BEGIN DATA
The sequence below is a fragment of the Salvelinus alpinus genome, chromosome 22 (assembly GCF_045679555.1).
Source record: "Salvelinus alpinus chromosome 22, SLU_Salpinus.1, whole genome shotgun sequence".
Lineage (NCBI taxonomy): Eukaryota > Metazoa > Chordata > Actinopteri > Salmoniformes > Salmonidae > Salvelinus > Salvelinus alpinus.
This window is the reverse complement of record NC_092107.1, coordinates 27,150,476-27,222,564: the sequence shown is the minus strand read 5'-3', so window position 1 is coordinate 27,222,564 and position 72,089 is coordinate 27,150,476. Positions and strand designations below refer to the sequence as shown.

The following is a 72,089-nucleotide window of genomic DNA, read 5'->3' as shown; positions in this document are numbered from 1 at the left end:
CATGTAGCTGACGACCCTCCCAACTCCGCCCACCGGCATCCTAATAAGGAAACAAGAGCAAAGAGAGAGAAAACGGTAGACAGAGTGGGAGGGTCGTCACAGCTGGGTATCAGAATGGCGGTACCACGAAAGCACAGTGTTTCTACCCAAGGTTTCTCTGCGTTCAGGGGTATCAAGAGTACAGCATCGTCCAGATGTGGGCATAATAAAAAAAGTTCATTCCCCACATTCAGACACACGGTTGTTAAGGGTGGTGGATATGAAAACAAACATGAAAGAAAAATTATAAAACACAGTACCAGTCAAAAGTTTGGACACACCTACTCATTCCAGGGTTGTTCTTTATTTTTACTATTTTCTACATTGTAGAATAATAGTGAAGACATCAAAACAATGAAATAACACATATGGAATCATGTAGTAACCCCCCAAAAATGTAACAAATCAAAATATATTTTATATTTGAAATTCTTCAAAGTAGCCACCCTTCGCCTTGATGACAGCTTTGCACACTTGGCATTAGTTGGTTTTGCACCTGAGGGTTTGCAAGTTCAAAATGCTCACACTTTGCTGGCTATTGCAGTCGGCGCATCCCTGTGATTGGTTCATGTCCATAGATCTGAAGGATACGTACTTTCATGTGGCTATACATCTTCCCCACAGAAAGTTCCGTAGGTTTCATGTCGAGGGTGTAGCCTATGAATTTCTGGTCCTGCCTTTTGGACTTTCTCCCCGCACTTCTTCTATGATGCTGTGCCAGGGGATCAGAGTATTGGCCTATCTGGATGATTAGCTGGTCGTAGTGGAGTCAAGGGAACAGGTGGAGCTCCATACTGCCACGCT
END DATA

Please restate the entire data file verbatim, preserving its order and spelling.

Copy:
The sequence below is a fragment of the Salvelinus alpinus genome, chromosome 22 (assembly GCF_045679555.1).
Source record: "Salvelinus alpinus chromosome 22, SLU_Salpinus.1, whole genome shotgun sequence".
Lineage (NCBI taxonomy): Eukaryota > Metazoa > Chordata > Actinopteri > Salmoniformes > Salmonidae > Salvelinus > Salvelinus alpinus.
This window is the reverse complement of record NC_092107.1, coordinates 27,150,476-27,222,564: the sequence shown is the minus strand read 5'-3', so window position 1 is coordinate 27,222,564 and position 72,089 is coordinate 27,150,476. Positions and strand designations below refer to the sequence as shown.

The following is a 72,089-nucleotide window of genomic DNA, read 5'->3' as shown; positions in this document are numbered from 1 at the left end:
CATGTAGCTGACGACCCTCCCAACTCCGCCCACCGGCATCCTAATAAGGAAACAAGAGCAAAGAGAGAGAAAACGGTAGACAGAGTGGGAGGGTCGTCACAGCTGGGTATCAGAATGGCGGTACCACGAAAGCACAGTGTTTCTACCCAAGGTTTCTCTGCGTTCAGGGGTATCAAGAGTACAGCATCGTCCAGATGTGGGCATAATAAAAAAAGTTCATTCCCCACATTCAGACACACGGTTGTTAAGGGTGGTGGATATGAAAACAAACATGAAAGAAAAATTATAAAACACAGTACCAGTCAAAAGTTTGGACACACCTACTCATTCCAGGGTTGTTCTTTATTTTTACTATTTTCTACATTGTAGAATAATAGTGAAGACATCAAAACAATGAAATAACACATATGGAATCATGTAGTAACCCCCCAAAAATGTAACAAATCAAAATATATTTTATATTTGAAATTCTTCAAAGTAGCCACCCTTCGCCTTGATGACAGCTTTGCACACTTGGCATTAGTTGGTTTTGCACCTGAGGGTTTGCAAGTTCAAAATGCTCACACTTTGCTGGCTATTGCAGTCGGCGCATCCCTGTGATTGGTTCATGTCCATAGATCTGAAGGATACGTACTTTCATGTGGCTATACATCTTCCCCACAGAAAGTTCCGTAGGTTTCATGTCGAGGGTGTAGCCTATGAATTTCTGGTCCTGCCTTTTGGACTTTCTCCCCGCACTTCTTCTATGATGCTGTGCCAGGGGATCAGAGTATTGGCCTATCTGGATGATTAGCTGGTCGTAGTGGAGTCAAGGGAACAGGTGGAGCTCCATACTGCCACGCT